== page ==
Anyone born in the late '70s could probably roller-skate before they could walk, and hum the Village People’s "YMCA" before they could spell the alphabet. So obsessed was America with roller skating and disco that when the two combined, the pop-culture phenomenon of roller disco exploded like Aquanet in the '80s.
On April 1, Playboy will come to town to resurrect the roller-disco scene, giving Miami hipsters and maybe even their parents a chance to boogie down old-school at Super Wheels in Kendall.
The great era of roller disco — which peaked in the '80s — ushered in cult classics like Xanadu, a cinematic flop that generated a Billboard hit in Olivia Newton-John’s "Magic." Celebrities and supermodels appeared on the cover of a new crop of magazines dedicated to the social sport that even took the disco-girl look outdoors. Venice Beach’s famous boardwalk became the rolling-skating capital of the world in 1979 after a mayoral decree.
That same year, Hugh Hefner, who’d been publishing Playboy magazine since 1953 and knew a good craze when he saw one, tapped into roller-disco fever by throwing the decade’s ultimate summer theme party at his California mansion. America got a peek at some skin and all the fun on primetime TV when Playboy’s Roller Disco and Pajama Party aired on ABC. The party’s soundtrack featured 1979 hits by disco divas. Donna Summer’s "Bad Girls," Anita Ward’s "Ring My Bell," and France Joli’s "Come to Me," along with live performances by the Village People and the Chuck Mangione Quartet, set the tone for the scene where Hefner famously converted his tennis courts into an outdoor roller-skating arena.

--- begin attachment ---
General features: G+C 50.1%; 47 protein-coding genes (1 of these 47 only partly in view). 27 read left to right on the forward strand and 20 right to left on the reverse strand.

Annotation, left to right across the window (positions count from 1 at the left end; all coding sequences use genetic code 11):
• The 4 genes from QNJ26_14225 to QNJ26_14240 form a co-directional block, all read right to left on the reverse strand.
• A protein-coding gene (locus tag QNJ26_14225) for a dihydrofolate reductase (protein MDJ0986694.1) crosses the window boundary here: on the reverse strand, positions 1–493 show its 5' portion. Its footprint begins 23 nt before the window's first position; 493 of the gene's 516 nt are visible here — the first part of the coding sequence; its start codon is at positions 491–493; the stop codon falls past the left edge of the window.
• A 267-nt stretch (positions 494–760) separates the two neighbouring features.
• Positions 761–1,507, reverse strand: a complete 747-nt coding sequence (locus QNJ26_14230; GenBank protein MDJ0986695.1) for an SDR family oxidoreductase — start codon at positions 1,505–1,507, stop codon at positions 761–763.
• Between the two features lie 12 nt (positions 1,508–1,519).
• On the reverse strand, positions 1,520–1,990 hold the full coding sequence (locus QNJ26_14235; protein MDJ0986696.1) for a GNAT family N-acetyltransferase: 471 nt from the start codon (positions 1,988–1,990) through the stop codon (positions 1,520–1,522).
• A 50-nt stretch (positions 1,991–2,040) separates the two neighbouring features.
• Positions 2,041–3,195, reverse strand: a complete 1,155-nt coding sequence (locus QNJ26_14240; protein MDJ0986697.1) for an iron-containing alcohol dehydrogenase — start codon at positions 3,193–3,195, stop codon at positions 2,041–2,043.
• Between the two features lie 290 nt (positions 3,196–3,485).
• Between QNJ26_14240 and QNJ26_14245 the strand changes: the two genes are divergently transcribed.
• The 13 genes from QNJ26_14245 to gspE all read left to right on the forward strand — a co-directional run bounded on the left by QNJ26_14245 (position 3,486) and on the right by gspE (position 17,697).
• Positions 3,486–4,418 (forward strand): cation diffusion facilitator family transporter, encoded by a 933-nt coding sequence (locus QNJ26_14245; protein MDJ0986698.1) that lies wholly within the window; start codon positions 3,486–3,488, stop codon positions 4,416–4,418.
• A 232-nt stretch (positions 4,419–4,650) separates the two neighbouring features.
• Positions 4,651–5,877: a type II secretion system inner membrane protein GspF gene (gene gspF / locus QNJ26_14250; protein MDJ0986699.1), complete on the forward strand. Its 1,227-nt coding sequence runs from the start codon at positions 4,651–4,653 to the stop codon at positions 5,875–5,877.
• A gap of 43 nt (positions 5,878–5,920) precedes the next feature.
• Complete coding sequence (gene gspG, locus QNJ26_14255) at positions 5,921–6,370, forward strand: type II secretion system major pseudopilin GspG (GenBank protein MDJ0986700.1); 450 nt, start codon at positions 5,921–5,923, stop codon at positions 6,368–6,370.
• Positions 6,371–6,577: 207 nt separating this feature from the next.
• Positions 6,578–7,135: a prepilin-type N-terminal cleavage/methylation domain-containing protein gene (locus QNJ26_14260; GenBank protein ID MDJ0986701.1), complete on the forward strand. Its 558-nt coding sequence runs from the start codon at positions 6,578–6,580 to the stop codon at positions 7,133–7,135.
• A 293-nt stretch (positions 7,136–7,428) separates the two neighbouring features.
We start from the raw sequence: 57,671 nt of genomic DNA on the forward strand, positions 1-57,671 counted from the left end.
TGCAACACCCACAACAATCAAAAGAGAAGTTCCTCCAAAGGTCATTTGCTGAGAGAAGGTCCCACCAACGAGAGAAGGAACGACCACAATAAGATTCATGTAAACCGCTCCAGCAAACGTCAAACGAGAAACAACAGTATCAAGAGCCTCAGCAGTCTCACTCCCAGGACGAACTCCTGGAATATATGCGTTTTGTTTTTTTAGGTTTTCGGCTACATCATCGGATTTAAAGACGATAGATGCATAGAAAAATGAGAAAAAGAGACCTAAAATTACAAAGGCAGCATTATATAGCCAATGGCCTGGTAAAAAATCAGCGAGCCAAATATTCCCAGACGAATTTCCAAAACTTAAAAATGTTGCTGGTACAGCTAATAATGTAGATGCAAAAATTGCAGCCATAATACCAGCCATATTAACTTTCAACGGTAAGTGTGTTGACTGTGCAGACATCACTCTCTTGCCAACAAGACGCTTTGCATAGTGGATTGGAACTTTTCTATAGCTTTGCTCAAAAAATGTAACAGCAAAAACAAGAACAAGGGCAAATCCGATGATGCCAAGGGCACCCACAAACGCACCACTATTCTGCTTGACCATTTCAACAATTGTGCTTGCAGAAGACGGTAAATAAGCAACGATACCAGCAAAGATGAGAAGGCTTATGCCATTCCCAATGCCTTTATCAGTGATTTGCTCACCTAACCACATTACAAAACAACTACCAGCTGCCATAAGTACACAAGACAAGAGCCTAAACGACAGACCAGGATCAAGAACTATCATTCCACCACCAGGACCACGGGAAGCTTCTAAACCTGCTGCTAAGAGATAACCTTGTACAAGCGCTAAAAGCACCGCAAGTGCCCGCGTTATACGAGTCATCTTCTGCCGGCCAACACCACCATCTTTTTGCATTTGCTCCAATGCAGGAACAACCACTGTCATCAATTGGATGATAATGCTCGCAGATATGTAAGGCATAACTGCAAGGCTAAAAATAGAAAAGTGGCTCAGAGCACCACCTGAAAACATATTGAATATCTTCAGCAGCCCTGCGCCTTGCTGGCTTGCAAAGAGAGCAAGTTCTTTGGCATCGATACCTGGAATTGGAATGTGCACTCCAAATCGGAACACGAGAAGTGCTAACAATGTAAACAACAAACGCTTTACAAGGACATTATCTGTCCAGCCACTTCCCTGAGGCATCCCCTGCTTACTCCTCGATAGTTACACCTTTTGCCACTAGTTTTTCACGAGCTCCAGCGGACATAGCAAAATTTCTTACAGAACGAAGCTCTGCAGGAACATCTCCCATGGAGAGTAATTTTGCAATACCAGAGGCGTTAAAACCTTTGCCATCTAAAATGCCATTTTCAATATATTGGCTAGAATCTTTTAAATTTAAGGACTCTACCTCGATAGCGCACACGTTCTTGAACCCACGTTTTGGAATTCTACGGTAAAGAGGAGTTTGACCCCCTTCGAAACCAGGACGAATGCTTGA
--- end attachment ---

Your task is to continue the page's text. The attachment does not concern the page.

"Video Killed the Radio Star" would hit the airwaves that summer, and MTV was just three years shy of its first broadcast. In a world without iPods and internet porn, Hefner’s bash was a big deal. It also looked tame by today’s standards.
Although roller disco’s popularity would gradually fizzle over the decade, its iconic big hair, leotards, rainbow socks, satin shorts, and glittery headbands would stick to America’s retro consciousness like so much strawberry-flavored lip gloss.
So why, decades later, is Playboy interested in reviving the roller-disco party in Miami? It might have to do with what Grandpa kept hush-hush in the swinging '60s. Miami’s members-only Playboy Club franchise opened in 1961, second only to the original venue in Chicago that debuted in 1960. Members needed a key to get into the landmark social club.
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When the Playboy DC-9 Bunny Jet flew into Miami that year, it heralded a new era of gentleman's swank at NE 77th Street and Biscayne Boulevard, with signature bachelor-pad decor and well-paid, well-behaved Playboy bunnies. In 1961, they could make up to $12,000 a year if they were attractive, intelligent, and of “the highest moral character,” according to a job ad placed in the Miami News. The club closed in 1985, and by then, the iconic bushy-tailed sex symbol had become as cheesecake as her pinup predecessors.
Whatever the reason, Playboy's throwback boogie night promises to bring back all the glory and the colorful kitsch of the late '70s. The Midnight Roller Disco will offer disco tunes, roller bunnies, and, perhaps most important, an open bar.